Niche Resources

What You Actually Do (And Don’t) Need to Pack For Your Dorm

Getting my daughter ready to move into the dorms was a huge event. I really got into it, saving up my Bed Bath & Beyond coupons and reading all of the “What You’ll Need In The Dorms” articles I could find online. You would have thought it was me that was moving in, with all of my carefully curated lists and precise measurements.

Then the school really threw me for loop with their “You must buy these sheets” mailer that said ordinary store-bought linens wouldn’t fit their specially-sized beds. And of course I was all in! Because what could be more catastrophic than my daughter arriving at her dorm and finding that the sheets I bought with my 20% off coupon wouldn’t fit her mattress? It would crush her, ruin her entire college experience and surely impact her ability to land a good job when she graduated.

“Mom, I think they’re just ordinary beds,” my wise daughter chimed in, pointing out that an extra-long sheet (which could, in fact, be bought in a store) would fit them just fine. Crisis averted.

5 Surprising Things About Living in Dorms

Dorm prepping – and making parents feel like they need to buy everything – is big business. According to a 2017 survey by the National Retail Federation, parents spent $5.9 billion on dorm and apartment furnishings for their college-bound kids. That’s a lot of custom sheet sets.

We did our part to add to that hefty sum by buying so many things. Bulletin boards, cookware (there was a kitchen in the common area and there were big plans to make elaborate pasta meals), fans, lamps, drawer organizers, closet organizers, bathroom organizers and a clothes steamer. We resisted buying a coffee maker and refrigerator only because we thought we’d wait and see if one of her roommates brought them.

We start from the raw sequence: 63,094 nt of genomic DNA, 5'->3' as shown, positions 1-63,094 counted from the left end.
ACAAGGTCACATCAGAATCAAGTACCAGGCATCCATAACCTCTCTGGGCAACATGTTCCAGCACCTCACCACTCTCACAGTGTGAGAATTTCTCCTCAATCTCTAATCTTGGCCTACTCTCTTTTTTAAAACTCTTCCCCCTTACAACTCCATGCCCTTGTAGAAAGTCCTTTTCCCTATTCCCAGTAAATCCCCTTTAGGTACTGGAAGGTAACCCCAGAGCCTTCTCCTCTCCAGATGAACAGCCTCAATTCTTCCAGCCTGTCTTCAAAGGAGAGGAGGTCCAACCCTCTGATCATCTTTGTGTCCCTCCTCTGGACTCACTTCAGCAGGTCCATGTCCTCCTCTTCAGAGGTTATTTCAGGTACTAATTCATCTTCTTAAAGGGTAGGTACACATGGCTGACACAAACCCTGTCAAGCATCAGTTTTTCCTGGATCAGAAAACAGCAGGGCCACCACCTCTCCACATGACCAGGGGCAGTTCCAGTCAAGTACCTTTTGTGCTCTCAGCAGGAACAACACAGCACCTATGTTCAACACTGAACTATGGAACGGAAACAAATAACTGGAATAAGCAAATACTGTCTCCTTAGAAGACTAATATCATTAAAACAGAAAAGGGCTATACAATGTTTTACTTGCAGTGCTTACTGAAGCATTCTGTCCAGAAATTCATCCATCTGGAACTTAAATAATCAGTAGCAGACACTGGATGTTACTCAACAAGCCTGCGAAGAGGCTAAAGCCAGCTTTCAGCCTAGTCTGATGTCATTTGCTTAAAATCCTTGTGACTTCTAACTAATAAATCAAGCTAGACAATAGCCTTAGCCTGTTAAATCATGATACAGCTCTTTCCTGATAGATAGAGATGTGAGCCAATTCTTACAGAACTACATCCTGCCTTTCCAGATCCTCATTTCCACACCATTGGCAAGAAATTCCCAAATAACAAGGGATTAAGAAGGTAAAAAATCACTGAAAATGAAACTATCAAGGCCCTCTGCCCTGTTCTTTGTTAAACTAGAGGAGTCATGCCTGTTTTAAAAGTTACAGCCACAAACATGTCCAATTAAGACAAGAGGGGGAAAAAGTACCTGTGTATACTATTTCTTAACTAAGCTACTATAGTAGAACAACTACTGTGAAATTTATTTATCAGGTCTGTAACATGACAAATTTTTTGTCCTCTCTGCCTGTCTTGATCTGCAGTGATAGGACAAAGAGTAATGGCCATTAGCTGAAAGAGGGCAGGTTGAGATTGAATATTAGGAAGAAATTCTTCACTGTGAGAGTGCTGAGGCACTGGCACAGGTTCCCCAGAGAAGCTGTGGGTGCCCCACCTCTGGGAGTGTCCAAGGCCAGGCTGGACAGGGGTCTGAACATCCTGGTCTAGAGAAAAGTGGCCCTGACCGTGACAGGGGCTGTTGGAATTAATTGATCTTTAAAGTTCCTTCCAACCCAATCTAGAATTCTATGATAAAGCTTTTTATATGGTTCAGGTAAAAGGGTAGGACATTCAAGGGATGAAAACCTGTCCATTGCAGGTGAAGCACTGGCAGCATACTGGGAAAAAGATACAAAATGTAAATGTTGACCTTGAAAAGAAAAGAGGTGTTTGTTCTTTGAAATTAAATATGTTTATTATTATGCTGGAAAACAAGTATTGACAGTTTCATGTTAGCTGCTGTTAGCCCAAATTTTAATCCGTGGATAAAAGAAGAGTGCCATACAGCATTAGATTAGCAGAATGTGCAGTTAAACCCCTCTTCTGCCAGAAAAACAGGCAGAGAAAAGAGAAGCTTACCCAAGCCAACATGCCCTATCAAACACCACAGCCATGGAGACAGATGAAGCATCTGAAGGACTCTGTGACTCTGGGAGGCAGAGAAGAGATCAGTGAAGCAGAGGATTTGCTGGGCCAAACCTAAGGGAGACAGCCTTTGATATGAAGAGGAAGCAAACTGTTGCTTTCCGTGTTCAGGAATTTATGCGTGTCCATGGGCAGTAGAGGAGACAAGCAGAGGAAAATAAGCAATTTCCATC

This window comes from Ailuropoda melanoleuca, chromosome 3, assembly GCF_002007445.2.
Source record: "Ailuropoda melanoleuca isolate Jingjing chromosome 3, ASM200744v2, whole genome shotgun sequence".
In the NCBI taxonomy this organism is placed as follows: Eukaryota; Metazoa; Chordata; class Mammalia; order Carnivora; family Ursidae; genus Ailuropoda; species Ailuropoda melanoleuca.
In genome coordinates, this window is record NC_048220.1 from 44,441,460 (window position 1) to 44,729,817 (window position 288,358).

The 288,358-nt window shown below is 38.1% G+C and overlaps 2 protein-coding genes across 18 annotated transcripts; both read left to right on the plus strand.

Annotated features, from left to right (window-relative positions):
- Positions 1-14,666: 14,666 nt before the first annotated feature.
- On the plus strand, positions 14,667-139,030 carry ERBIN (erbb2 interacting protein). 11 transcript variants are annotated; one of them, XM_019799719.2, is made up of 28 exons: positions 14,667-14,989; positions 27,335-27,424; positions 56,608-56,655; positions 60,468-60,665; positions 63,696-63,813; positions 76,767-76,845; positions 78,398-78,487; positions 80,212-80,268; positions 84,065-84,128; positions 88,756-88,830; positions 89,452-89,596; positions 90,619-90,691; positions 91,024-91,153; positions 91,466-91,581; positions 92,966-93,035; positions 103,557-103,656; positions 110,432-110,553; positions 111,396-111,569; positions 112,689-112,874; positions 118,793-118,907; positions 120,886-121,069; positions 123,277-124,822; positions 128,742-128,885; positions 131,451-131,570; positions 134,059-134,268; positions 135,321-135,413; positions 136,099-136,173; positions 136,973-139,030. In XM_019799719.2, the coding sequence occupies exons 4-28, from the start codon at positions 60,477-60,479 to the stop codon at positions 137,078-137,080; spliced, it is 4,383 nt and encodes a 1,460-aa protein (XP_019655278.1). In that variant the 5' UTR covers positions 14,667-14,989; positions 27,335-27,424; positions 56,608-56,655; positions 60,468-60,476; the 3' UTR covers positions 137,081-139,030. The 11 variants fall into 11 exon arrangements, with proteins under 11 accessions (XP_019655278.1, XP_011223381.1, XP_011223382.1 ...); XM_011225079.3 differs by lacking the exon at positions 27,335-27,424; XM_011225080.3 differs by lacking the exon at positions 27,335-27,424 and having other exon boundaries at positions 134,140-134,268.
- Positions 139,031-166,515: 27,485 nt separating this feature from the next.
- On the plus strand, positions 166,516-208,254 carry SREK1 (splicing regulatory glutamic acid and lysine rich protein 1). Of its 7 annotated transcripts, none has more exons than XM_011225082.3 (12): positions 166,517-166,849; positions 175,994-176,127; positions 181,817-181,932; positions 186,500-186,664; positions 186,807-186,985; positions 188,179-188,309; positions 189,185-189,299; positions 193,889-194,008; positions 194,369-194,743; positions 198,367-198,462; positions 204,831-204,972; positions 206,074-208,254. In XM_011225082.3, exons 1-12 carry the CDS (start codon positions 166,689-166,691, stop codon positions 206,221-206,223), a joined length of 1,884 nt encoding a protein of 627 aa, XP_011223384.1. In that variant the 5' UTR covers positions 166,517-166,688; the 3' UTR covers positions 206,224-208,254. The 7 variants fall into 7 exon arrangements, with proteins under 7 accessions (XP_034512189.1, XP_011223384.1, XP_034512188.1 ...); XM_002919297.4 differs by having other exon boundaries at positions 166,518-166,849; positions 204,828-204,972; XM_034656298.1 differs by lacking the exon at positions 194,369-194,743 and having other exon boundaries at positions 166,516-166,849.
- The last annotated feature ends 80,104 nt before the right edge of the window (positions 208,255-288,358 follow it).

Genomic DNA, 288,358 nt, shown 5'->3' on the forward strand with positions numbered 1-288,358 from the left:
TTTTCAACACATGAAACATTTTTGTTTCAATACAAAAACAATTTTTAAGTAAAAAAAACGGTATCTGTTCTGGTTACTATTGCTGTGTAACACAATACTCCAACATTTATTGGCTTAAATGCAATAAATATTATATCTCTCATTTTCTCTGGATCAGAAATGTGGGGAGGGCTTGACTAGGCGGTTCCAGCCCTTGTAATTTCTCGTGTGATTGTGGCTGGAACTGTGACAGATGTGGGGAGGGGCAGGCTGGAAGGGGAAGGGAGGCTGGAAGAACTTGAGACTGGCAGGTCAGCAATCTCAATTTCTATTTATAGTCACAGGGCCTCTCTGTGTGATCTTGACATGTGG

In hindsight, I wish we’d taken this approach with everything. Why not wait until you’ve moved in, see what others have, how much space you’re allotted and then buy what you need – and what will actually fit – in those tiny cubicles.

Hélène Tragos Stelian suggests just that in her book, “Moving to College: What to Do, What to Learn, What to Pack.” She advises bringing a few essentials for the immediate future, but not burdening yourself with bulky items or things you can easily buy or pick up near campus.

“Think toiletries, over-the-counter medications, kitchen items, study supplies, etc…” she writes. “When it comes to essential items that may run out (like mattress pads or cooling fans), register online at stores like Bed Bath & Beyond or Target and they’ll have your items waiting for you to pick up at a local store near your college.”

To find out what kids really need – and don’t need – it’s helpful to talk to parents who have already been there. A few weeks or even a few days into their dorm life, kids and parents can tell you what is and isn’t working.

“I brought up those cooking supplies when what I really needed was more Cup o’ Noodles,” my daughter said when I asked what advice she would give.